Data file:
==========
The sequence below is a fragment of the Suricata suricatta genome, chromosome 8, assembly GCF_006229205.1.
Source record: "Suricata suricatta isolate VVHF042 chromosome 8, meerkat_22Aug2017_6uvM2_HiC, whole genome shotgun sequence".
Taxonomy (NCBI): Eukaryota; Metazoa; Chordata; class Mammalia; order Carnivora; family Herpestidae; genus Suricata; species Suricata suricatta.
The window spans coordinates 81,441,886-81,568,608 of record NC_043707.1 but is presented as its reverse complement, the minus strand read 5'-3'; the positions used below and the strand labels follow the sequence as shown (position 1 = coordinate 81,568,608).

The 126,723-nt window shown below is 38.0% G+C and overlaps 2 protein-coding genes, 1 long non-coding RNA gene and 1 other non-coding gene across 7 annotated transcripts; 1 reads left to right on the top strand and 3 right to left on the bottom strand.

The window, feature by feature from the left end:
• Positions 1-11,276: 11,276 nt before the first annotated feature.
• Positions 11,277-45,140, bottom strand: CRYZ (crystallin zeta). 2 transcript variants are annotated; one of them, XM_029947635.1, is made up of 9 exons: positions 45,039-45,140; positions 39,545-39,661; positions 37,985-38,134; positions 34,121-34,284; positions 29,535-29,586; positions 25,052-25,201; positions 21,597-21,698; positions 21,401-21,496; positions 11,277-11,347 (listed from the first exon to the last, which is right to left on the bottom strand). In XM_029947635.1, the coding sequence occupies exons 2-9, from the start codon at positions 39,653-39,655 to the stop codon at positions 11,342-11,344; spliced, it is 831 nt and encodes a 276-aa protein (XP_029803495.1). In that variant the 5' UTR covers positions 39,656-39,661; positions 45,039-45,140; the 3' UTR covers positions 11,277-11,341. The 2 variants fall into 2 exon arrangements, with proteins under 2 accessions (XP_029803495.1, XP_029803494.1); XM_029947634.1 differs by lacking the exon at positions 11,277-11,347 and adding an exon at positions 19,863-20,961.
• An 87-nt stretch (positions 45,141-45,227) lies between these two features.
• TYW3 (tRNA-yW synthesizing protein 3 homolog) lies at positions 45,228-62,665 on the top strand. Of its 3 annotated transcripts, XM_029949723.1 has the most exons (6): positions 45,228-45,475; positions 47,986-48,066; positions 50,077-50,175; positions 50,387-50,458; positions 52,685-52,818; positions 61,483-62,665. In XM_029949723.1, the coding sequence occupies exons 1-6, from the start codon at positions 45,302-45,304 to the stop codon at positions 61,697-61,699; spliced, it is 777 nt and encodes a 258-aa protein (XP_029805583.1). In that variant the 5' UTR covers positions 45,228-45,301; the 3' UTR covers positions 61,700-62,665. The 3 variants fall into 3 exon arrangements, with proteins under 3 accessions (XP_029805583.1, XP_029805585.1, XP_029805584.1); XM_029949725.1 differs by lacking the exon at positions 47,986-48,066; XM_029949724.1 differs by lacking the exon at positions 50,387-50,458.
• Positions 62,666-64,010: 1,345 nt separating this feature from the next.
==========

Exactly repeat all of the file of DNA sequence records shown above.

The sequence below is a fragment of the Suricata suricatta genome, chromosome 8, assembly GCF_006229205.1.
Source record: "Suricata suricatta isolate VVHF042 chromosome 8, meerkat_22Aug2017_6uvM2_HiC, whole genome shotgun sequence".
Taxonomy (NCBI): Eukaryota; Metazoa; Chordata; class Mammalia; order Carnivora; family Herpestidae; genus Suricata; species Suricata suricatta.
The window spans coordinates 81,441,886-81,568,608 of record NC_043707.1 but is presented as its reverse complement, the minus strand read 5'-3'; the positions used below and the strand labels follow the sequence as shown (position 1 = coordinate 81,568,608).

The 126,723-nt window shown below is 38.0% G+C and overlaps 2 protein-coding genes, 1 long non-coding RNA gene and 1 other non-coding gene across 7 annotated transcripts; 1 reads left to right on the top strand and 3 right to left on the bottom strand.

The window, feature by feature from the left end:
• Positions 1-11,276: 11,276 nt before the first annotated feature.
• Positions 11,277-45,140, bottom strand: CRYZ (crystallin zeta). 2 transcript variants are annotated; one of them, XM_029947635.1, is made up of 9 exons: positions 45,039-45,140; positions 39,545-39,661; positions 37,985-38,134; positions 34,121-34,284; positions 29,535-29,586; positions 25,052-25,201; positions 21,597-21,698; positions 21,401-21,496; positions 11,277-11,347 (listed from the first exon to the last, which is right to left on the bottom strand). In XM_029947635.1, the coding sequence occupies exons 2-9, from the start codon at positions 39,653-39,655 to the stop codon at positions 11,342-11,344; spliced, it is 831 nt and encodes a 276-aa protein (XP_029803495.1). In that variant the 5' UTR covers positions 39,656-39,661; positions 45,039-45,140; the 3' UTR covers positions 11,277-11,341. The 2 variants fall into 2 exon arrangements, with proteins under 2 accessions (XP_029803495.1, XP_029803494.1); XM_029947634.1 differs by lacking the exon at positions 11,277-11,347 and adding an exon at positions 19,863-20,961.
• An 87-nt stretch (positions 45,141-45,227) lies between these two features.
• TYW3 (tRNA-yW synthesizing protein 3 homolog) lies at positions 45,228-62,665 on the top strand. Of its 3 annotated transcripts, XM_029949723.1 has the most exons (6): positions 45,228-45,475; positions 47,986-48,066; positions 50,077-50,175; positions 50,387-50,458; positions 52,685-52,818; positions 61,483-62,665. In XM_029949723.1, the coding sequence occupies exons 1-6, from the start codon at positions 45,302-45,304 to the stop codon at positions 61,697-61,699; spliced, it is 777 nt and encodes a 258-aa protein (XP_029805583.1). In that variant the 5' UTR covers positions 45,228-45,301; the 3' UTR covers positions 61,700-62,665. The 3 variants fall into 3 exon arrangements, with proteins under 3 accessions (XP_029805583.1, XP_029805585.1, XP_029805584.1); XM_029949725.1 differs by lacking the exon at positions 47,986-48,066; XM_029949724.1 differs by lacking the exon at positions 50,387-50,458.
• Positions 62,666-64,010: 1,345 nt separating this feature from the next.